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Den Bosch-Haverleij

Vinex ("Vierde Nota Ruimtelijke Ordening Extra", translates as Fourth Memorandum Spatial Planning Extra), is a policy briefing note of the Dutch Ministry of Housing, Spatial Planning and the Environment (Ministry of VROM) released in 1991.[1] Large outer city areas were pointed out by the policy for massive new housing development.

Main points of the VINEX policy[edit]

To accommodate the increasing population in the Netherlands the Ministry of VROM determined a number of main points in the Vinex-document for the construction of new housing districts starting in 1993. New districts had to be placed near existing town centers and had to contribute to the following aims:

  • Endorsement of existing malls (Increasing the potential number of customers)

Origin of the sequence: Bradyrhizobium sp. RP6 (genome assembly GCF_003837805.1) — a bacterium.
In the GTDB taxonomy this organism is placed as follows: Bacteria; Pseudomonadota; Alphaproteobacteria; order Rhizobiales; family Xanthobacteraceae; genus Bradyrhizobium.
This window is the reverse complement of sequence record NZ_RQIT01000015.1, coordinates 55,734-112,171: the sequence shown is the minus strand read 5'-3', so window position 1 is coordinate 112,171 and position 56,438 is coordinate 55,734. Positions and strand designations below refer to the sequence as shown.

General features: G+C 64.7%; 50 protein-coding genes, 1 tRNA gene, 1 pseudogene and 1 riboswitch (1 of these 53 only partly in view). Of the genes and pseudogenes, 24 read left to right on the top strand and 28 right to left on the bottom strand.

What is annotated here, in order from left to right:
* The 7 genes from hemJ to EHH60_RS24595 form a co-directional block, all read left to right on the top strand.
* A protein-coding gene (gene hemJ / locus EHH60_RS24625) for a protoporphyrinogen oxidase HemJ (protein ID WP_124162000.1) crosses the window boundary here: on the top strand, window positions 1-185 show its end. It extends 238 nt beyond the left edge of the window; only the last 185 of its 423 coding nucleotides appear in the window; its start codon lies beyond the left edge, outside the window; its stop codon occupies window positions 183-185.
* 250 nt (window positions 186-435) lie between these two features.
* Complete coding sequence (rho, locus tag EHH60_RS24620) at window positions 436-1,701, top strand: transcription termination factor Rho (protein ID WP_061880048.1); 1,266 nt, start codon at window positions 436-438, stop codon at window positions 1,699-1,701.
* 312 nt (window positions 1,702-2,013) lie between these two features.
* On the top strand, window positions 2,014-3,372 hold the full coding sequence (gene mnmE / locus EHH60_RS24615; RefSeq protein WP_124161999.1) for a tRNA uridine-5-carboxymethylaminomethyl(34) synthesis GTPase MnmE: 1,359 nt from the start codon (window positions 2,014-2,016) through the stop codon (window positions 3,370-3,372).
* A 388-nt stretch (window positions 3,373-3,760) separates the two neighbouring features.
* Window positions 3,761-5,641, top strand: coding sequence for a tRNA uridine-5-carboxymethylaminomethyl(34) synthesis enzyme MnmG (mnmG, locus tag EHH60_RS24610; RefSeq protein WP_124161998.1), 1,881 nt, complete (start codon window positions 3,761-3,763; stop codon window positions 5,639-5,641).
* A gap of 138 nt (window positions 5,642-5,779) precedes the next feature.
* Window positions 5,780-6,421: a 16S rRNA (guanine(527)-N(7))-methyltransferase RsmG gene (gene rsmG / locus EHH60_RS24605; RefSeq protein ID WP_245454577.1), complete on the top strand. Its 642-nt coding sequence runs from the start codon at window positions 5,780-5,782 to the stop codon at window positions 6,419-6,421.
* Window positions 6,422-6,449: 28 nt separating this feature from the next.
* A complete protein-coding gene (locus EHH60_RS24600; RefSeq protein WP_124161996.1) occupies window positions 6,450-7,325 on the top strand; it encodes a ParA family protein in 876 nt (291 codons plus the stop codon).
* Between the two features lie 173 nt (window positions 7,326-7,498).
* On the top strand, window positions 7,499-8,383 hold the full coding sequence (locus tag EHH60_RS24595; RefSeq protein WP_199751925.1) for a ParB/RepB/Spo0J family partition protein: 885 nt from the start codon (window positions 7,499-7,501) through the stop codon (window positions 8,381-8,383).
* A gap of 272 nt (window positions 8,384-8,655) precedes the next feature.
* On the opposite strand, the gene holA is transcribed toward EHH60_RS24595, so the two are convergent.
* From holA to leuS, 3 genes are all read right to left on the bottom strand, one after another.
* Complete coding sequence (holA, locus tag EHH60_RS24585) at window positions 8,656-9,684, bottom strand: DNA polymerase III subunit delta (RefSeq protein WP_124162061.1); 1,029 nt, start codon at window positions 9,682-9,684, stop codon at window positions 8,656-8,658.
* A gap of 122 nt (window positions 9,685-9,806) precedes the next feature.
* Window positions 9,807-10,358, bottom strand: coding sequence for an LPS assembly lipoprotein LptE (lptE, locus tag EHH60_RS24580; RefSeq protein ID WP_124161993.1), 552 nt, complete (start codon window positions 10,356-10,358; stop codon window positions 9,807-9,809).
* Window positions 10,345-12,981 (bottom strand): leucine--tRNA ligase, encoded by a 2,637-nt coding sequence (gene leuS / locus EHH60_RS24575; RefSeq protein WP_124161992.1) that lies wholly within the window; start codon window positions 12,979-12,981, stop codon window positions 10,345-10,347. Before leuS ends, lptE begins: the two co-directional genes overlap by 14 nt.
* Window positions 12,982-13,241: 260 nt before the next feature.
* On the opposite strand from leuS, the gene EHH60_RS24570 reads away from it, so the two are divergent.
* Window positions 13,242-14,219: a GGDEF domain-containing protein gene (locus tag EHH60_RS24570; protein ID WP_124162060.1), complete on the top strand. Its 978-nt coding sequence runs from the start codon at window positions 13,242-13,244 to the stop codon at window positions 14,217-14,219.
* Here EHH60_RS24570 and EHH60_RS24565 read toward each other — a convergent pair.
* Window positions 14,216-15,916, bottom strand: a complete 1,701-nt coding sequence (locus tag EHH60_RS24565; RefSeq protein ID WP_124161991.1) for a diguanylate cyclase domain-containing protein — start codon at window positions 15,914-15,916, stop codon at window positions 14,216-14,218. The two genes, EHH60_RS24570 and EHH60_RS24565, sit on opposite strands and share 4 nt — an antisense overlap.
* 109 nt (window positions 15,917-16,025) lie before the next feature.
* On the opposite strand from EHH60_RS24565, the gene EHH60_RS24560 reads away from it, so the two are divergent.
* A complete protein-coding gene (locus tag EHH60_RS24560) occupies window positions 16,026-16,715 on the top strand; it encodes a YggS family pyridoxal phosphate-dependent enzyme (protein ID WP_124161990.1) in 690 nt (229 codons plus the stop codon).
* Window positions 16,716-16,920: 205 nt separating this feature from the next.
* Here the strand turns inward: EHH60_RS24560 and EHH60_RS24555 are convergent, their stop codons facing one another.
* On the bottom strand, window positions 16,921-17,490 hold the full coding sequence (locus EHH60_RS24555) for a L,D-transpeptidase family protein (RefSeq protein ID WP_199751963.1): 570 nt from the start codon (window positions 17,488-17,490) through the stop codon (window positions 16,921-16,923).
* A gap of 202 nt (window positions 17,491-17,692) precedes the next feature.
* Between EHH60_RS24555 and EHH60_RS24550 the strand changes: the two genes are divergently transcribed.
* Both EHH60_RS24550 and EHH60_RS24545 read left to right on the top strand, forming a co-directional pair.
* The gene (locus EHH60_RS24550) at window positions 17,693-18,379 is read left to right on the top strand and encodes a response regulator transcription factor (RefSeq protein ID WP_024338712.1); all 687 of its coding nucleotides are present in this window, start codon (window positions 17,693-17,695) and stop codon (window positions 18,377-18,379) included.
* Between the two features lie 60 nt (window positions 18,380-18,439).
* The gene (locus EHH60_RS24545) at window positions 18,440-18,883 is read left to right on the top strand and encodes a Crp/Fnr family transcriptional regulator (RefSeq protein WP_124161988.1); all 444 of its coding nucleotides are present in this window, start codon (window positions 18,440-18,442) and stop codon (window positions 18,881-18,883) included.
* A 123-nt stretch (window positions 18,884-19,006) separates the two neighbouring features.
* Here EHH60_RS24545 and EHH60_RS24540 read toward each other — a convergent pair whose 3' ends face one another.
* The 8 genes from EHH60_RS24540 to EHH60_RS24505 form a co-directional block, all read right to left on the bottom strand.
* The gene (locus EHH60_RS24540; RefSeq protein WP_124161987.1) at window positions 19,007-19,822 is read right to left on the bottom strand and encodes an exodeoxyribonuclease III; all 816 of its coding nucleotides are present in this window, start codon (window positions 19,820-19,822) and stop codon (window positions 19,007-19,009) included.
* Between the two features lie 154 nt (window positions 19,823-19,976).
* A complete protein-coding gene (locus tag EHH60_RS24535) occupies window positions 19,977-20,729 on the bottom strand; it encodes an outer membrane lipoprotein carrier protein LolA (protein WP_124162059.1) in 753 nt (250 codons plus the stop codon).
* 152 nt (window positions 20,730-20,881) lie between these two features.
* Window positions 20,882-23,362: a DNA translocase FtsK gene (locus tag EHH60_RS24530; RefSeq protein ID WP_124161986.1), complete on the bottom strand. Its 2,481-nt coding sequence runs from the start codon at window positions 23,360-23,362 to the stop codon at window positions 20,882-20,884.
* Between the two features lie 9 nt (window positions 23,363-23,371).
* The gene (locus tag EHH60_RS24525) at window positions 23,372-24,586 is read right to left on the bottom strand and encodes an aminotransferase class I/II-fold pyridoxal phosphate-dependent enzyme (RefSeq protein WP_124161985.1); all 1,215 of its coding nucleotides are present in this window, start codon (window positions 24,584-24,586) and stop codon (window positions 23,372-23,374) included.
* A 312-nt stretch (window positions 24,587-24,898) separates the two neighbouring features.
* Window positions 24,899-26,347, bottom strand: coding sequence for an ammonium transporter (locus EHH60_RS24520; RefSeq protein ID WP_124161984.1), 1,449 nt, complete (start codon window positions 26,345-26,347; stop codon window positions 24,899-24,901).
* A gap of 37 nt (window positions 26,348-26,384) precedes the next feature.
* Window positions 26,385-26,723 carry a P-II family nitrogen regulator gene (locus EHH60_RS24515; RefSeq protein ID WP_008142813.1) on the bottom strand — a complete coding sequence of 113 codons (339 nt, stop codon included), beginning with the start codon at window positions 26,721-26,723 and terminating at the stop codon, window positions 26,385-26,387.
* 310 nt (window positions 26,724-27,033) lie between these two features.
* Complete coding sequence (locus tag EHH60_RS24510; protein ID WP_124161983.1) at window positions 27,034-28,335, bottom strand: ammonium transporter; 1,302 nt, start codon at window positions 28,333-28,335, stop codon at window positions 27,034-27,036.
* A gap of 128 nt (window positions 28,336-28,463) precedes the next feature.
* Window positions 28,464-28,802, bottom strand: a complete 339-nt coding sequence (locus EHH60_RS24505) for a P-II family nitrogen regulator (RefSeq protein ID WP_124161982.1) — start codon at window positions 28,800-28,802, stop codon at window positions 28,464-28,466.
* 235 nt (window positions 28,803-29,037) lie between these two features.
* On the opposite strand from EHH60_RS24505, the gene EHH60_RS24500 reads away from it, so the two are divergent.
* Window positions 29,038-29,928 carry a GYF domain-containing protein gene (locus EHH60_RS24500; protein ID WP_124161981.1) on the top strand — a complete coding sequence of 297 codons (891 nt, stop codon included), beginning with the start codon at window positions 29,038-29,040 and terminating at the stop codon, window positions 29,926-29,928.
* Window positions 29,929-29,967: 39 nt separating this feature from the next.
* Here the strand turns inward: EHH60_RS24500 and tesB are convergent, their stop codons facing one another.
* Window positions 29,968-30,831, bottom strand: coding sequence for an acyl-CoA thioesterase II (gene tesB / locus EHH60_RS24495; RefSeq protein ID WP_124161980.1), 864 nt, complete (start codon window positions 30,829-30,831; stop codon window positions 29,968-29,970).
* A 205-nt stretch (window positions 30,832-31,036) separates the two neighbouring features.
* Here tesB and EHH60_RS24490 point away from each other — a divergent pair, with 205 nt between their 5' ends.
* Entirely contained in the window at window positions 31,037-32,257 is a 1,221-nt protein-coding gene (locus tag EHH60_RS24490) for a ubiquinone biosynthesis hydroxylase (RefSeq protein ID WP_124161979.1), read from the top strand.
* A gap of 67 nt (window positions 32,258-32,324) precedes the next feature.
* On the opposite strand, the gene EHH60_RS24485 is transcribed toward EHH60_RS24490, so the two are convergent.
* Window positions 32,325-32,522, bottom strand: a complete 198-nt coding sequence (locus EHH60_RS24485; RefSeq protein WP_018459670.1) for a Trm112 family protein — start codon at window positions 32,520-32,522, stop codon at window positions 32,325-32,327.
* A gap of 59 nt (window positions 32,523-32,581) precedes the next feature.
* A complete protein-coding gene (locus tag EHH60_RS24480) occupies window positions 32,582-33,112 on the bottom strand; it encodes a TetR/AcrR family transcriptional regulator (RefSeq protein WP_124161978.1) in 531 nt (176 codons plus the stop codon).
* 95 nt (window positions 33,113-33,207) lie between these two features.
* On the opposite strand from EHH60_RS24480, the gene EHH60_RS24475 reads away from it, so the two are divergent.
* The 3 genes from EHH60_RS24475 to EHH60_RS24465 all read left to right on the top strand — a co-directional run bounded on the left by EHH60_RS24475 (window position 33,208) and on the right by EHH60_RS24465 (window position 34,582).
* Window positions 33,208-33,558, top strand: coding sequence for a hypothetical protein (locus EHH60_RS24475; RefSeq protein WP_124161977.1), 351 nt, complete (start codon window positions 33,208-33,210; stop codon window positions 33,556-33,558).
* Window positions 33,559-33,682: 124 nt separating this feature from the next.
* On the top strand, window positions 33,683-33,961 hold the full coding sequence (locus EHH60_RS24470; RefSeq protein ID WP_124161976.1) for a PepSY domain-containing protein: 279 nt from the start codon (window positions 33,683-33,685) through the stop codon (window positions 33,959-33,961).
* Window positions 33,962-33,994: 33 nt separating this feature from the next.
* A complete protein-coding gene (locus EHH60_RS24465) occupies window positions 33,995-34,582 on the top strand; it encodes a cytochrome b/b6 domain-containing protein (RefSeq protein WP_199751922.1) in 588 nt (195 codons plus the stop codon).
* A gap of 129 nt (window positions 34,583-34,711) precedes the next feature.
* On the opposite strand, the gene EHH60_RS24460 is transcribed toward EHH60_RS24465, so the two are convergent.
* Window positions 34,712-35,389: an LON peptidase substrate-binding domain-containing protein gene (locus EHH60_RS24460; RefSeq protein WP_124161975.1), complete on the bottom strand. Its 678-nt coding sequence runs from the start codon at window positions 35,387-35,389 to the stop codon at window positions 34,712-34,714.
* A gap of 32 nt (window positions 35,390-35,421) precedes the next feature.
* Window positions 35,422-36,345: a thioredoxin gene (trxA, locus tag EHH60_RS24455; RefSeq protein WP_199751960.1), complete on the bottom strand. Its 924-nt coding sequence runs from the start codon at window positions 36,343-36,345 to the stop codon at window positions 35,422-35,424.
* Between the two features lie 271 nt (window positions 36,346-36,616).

• Limit the removals of unsatisfied inhabitants in medium-large cities
  • Protection of open areas by concentrating the agglomerations around existing medium-large cities
  • Limit traffic between residencies, work and stores (short distances offer more possibilities for public transport, bicycles and walking)

The Vinex-locations also had to diminish the unfair pricing of housing. This means that certain households live in housing that is too affordable when compared to their income, as a result of which these houses no longer become available to households with a lower income. So they tried to solve the shortage of affordable housing by luring wealthier households to the more expensive Vinex-locations. Nevertheless, the Vinex-locations had a determined share of affordable rentable houses.


  1. ^ Jelte Boeijenga, Jeroen Mensink: Vinex Atlas, 010 Publishers, 200

External links[edit]